Tuesday, January 3, 2012

December 1941, 30 Days That Changed America and Saved The World by Craig Shirley. A Book Review

"Sunday in America was a day for relaxing whether you followed the fourth commandment or not. It was a day for church, for family meals, for reading the newspapers, listening to the radio, going for long walks, for afternoon naps, for working in the yard and visiting with neighbors.
     "Sunday, December 7 was different."  (page 148 / Nook edition)

This is a big book that details the feelings and responses of the American people as they hurriedly responded to the attack on Pearl Harbor. My father and three of his brothers and several of my uncles were among the thousands of soldiers who joined the fight to keep our country safe. This book helps me to understand the daily events of the Homefront.  

    "On December 7th, "Americans across the country attending Sunday movie matinees were surprised to see the film stopped, the managers walk out on the stage, and news reports read to them of the bombing of Pearl Harbor."  (page 167 / Nook Edition)

"A newlywed couple, Wallace Holman and Rosalie Shimek, had been married the day before in Baltimore and spent their honeymoon in New York City at the Roosevelt Hotel where that evening they listened to Guy Lombardo perform at the hotel. The next day they were strolling along a street in New York, startled as furious shopkeepers began throwing out anything that bore the brand  "Made in Japan." No one knew where Pearl Harbor was, including the couple, and one merchant told them it was "off New Jersey." " (page 164 / Nook edition).

As Washington began the task of entering the war, citizens tried to make sense of the news as "the military ordered all personnel into uniform, immediately." News of the attack "went out over the airwaves, repeatedly....  News spread by word of mouth, from neighbor to neighbor, parents to kids...."

     "In the living rooms of America, people huddled around Philco or General Electric radios, listening to war news that for the first time directly involved the American people. On the sidewalks, people huddled around car radios, listening to the flash bulletins."" (page 160 / Nook Edition).

     "Time stopped in America at 12:30 eastern standard time on December 8 as everyone tuned in to listen to the president of the United States address a joint session of Congress with an elegantly simple five-hundred-word avowal.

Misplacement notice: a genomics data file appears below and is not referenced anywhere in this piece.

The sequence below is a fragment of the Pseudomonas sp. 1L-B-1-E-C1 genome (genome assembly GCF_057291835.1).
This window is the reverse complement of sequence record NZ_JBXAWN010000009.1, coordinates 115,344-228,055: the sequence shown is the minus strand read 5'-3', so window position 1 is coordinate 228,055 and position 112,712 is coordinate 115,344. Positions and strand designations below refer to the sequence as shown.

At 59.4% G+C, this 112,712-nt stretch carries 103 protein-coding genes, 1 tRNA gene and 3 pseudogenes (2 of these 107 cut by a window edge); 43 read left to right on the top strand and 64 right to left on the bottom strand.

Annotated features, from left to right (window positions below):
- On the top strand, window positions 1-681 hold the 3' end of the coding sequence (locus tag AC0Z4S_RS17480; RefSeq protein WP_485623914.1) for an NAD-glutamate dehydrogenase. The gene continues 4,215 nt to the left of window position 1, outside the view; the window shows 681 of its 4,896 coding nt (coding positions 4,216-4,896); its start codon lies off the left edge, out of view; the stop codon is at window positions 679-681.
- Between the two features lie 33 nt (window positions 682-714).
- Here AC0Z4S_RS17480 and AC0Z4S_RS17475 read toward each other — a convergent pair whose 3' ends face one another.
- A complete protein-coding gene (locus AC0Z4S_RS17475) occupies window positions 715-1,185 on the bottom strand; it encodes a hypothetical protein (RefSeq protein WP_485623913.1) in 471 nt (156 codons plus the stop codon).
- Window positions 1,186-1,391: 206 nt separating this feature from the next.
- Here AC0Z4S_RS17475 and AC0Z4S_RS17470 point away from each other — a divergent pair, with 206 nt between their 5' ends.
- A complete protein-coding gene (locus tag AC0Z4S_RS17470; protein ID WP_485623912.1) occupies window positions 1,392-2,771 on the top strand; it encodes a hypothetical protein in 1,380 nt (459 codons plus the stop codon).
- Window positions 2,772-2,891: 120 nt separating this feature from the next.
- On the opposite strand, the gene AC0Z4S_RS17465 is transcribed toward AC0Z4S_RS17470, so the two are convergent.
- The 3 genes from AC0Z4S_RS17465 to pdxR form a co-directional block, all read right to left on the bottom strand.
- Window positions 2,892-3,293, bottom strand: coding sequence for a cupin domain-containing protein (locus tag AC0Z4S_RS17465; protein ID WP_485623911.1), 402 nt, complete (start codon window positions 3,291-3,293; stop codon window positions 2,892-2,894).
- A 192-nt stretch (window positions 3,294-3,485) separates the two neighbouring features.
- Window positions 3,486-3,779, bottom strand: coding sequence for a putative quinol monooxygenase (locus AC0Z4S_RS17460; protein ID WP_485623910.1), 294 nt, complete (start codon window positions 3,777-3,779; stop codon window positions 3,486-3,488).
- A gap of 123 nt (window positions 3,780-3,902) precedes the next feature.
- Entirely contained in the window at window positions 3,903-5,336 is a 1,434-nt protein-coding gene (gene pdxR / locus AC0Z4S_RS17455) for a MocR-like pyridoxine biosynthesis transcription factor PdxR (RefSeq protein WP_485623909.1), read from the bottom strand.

"Street commerce stopped; traffic stopped. Many schools had already closed, some fearing Japanese attacks ... FDR's remarks would be broadcast live on NBC, CBS, and Mutual Radio.
    "Promptly at noon the big glass doors at the White House swung open, six limousines drew up, and President Roosevelt came out. He was walking, using the painful leg braces, but did not speak. The car bearing the White House insignia, started at once for the Capitol. In other cars were Mrs. Roosevelt ...
    "FDR was attired in the familiar dark blue cape.
     "Silent crowds encircled the White House, watching the procession, with little doubt as to what their president was going to ask of their Congress. Telegrams of support and shock had already flooded the White House. The messages came from Governors, Mayors, religious leaders, heads of civic movements, newspaper editors and radio broadcasters, many offering personal services....
    "The running boards on Roosevelt's car were draped with Secret Service agents, three on each side, and four inside the car. The men in the limousine held sawed-off riot guns. Those outside carried 38-caliber service revolvers....
    "As many as five-hundred District cops and the Secret Service were crawling everywhere. Seated next to Eleanor Roosevelt in the gallery, who was in a black dress that gathered at the neck and wearing her favorite silver fox furs, was Edith Wilson, the widow of Woodrow Wilson, in a maroon dress, matching hat, and white gloves..."  (Chapter 8)

I was captivated by this book. News from magazines and newspapers are included. The arrangement (each day of December is another chapter) builds the excitement and shows the Homefront activities as they unfold. This is an excellent book for those interested in this time period, and for those who want to write a novel set in the U.S. during the war years (as do I). Author Craig Shirley has done the heavy lifting here and I highly recomend this book.

Special Note: This book satisfied a long held interest I have for this time period. Again, I thank both author Craig Shirley and Thomas Nelson for making this book available for readers ... and to me a reviewer for free. I was surprised to find that some readers did not agree with my 5-Star review (although the majority do!). I can only assume those reviewers misunderstood December 1941. Disclosure - I received this book free from Thomas Nelson Publishers as part of their booksneeze.com program. The publisher asks only that I read the book and offer my own opinion. In accordance with Federal Trade Commission requirements.

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